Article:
Last year some of my family members received death threats because of my religion. My home and office were doxed. I was called a racist, a fascist, a white supremacist, a Nazi, and strangest of all, an anti-Semite by those who label themselves liberals, progressives and “anti Fascists”.  One day I was venting about all this to my father and he told me “…that’s ironic. They are calling you a fascist and your family was murdered by fascists.” I was shocked. I was 38 years old and had no idea I had relatives killed in the Holocaust. When I asked my father why, it was an all too common answer among that generation “…your grandparents didn’t want to scare the grandkids.”

Some “progressive” Jews have taken this idea to the next level. In supplemental Hebrew Schools, Holocaust education for decades was a pillar of the curriculum. As supplemental Hebrew schools have continued to close in the wake of declining affiliation among less observant Jews, in the few remaining supplemental Hebrew schools, the curriculum has been distilled down to one phrase, “Tikkun Olam”. The concept of Tikkun Olam is an out of context line from the Jewish prayer Aleinu which has been co-opted to mean Social Justice. Progressive Jewish organizations parrot this line while often aligning their organizations with causes that are contrary to Jewish beliefs in the name of Social Justice.

One of the most extreme examples is a Jewish blogger named Richard Silverstein whose blog is named “Tikkun Olam”. Silverstein spends the majority of his posts demonizing Israel and those who support the Jewish state. He frequently defends known anti-Semites like Rep. Ilhan Omar and Rashida Talib. The cover of his Facebook page is even a holocaust survivor child looking into the reflection of what Silverstein thinks Israel has become, the very monster that persecuted the child featuring some of the worst Anti-Semitic tropes written in Hebrew.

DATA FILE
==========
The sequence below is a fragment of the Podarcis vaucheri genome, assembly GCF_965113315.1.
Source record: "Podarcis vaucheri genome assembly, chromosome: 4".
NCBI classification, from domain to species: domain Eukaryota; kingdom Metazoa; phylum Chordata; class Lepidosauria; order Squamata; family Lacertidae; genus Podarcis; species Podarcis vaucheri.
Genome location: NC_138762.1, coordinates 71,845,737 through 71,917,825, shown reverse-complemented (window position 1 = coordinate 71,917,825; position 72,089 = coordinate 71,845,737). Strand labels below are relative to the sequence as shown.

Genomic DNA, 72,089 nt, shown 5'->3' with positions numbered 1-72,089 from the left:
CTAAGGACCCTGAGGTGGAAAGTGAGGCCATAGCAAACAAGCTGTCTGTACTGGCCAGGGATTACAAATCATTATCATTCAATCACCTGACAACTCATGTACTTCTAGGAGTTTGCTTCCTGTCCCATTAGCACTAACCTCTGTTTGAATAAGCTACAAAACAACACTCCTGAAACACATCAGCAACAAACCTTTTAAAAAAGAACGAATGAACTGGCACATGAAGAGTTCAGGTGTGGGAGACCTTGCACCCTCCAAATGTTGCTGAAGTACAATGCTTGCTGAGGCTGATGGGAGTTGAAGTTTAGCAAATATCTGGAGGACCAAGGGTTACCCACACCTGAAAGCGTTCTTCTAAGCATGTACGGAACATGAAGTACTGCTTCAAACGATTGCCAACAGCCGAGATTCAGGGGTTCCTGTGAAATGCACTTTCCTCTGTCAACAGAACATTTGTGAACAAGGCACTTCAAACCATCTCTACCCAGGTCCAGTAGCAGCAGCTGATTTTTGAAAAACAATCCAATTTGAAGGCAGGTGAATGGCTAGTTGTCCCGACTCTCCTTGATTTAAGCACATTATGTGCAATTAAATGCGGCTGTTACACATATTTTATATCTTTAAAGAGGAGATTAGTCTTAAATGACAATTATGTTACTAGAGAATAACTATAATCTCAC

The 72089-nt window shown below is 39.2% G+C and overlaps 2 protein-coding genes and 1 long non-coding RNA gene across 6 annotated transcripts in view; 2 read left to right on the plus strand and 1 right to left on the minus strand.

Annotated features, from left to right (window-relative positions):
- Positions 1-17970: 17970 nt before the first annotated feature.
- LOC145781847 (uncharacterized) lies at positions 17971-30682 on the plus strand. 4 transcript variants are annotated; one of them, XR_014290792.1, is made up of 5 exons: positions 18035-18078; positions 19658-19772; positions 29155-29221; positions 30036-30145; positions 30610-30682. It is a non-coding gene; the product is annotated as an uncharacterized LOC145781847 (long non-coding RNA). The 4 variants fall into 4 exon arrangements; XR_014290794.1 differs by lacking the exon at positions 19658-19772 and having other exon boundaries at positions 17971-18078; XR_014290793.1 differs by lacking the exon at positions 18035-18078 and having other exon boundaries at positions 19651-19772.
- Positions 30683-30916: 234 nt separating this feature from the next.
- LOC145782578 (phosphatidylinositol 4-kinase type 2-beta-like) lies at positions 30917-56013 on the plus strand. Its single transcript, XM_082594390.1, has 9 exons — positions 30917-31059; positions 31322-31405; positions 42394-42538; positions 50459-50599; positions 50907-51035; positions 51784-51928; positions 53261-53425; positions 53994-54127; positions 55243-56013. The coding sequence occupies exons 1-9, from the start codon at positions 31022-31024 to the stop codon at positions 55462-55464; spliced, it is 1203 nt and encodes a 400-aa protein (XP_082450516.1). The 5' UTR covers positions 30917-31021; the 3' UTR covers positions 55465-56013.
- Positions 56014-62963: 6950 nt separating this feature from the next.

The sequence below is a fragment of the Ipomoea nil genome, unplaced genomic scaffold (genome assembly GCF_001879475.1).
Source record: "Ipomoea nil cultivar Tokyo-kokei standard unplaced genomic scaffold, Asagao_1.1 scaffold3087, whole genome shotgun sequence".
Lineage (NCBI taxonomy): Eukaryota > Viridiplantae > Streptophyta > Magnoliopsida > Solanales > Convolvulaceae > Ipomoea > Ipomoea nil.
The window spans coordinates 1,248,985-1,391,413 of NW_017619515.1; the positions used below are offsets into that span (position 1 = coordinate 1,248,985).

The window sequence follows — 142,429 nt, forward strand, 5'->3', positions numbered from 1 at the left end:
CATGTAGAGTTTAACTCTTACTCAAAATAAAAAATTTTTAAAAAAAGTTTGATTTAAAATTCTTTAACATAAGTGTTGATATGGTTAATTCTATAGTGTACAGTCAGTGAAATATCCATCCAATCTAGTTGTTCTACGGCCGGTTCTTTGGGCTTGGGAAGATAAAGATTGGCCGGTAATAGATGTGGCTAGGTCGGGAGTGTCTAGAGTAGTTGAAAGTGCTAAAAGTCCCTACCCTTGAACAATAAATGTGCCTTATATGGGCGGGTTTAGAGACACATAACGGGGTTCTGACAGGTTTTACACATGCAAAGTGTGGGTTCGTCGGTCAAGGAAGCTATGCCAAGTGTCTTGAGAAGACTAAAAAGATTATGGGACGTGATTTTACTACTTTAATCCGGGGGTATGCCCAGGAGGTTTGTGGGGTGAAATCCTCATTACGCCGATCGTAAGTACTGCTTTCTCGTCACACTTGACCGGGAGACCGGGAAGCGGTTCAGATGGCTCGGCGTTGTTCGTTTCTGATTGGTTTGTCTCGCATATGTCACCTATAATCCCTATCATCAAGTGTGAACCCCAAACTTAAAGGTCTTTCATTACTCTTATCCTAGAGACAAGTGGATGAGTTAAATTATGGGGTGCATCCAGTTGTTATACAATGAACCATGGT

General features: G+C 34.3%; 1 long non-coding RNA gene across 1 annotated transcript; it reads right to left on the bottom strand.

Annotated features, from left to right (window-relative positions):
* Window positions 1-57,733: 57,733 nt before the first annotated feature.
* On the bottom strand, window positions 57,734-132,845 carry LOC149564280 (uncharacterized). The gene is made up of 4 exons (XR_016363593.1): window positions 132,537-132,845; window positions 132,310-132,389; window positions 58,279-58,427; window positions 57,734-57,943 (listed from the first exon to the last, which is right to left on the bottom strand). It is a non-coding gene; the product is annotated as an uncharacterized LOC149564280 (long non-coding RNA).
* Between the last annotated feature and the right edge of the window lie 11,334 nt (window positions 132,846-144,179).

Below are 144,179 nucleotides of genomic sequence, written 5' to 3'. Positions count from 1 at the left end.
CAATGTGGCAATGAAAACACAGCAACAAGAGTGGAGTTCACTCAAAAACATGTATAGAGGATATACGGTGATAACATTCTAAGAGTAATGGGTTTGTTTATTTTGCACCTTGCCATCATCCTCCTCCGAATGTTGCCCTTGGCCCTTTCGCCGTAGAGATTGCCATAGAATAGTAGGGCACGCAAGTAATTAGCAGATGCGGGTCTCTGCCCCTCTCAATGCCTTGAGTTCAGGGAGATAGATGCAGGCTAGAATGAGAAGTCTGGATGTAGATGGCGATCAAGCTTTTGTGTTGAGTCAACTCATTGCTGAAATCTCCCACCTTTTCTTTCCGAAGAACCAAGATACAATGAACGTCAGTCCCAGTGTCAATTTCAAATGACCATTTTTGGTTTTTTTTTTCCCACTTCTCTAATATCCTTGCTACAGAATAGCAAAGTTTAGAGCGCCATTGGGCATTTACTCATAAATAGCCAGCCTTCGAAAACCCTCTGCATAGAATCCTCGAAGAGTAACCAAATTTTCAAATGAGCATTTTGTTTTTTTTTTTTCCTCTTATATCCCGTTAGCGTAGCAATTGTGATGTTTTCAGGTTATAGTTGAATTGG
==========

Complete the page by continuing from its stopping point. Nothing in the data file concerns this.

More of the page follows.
My teachers and Rabbis were right. Despite all the museums, special curriculum and education grants, the Holocaust is being forgotten. Holocaust revisionism has become more mainstream. According to Time Magazine, “…despite overwhelming evidence and an admission and apology from Germany decades ago, revisionists continue to claim that nearly 6 million Jews were not killed by Nazis during the Holocaust. Iranian President Mahmoud Ahmadinejad, for one, has called the Holocaust a “myth” and suggested that Germany and other European countries, rather than Palestine, provide land for a Jewish state.

In 2006 Iran hosted the International Conference to Review the Global Vision of the Holocaust which attracted many high profile holocaust deniers including American’s Like David Duke and even Jews from Neturei Karta described by the Anti Defamation League as “the farthest fringes of Judaism”.

In the 1930s in Europe, many Jews were convinced that if they and their children assimilated into other cultures they would be spared. Hitler did not distinguish between who was an observant Jew and who was not and neither do today’s anti-Semites. The lesson we can learn from the Holocaust today is that in a world with a rising tide of anti-Semitic attacks, our message must be clear. Never Again. We will take whatever steps are necessary to defend ourselves and never again go like lambs to the slaughter, but we must also teach our children to do it while being visibly Jewish and Proud. Now is not the time to hide who we are, rather to celebrate our heritage and be a “Kiddush Hashem”, sanctifying God’s name, proud of who we are and examples to the rest of the world of what Judaism is for those that were murdered, whose descendants were snuffed out and will never have the opportunity to do so.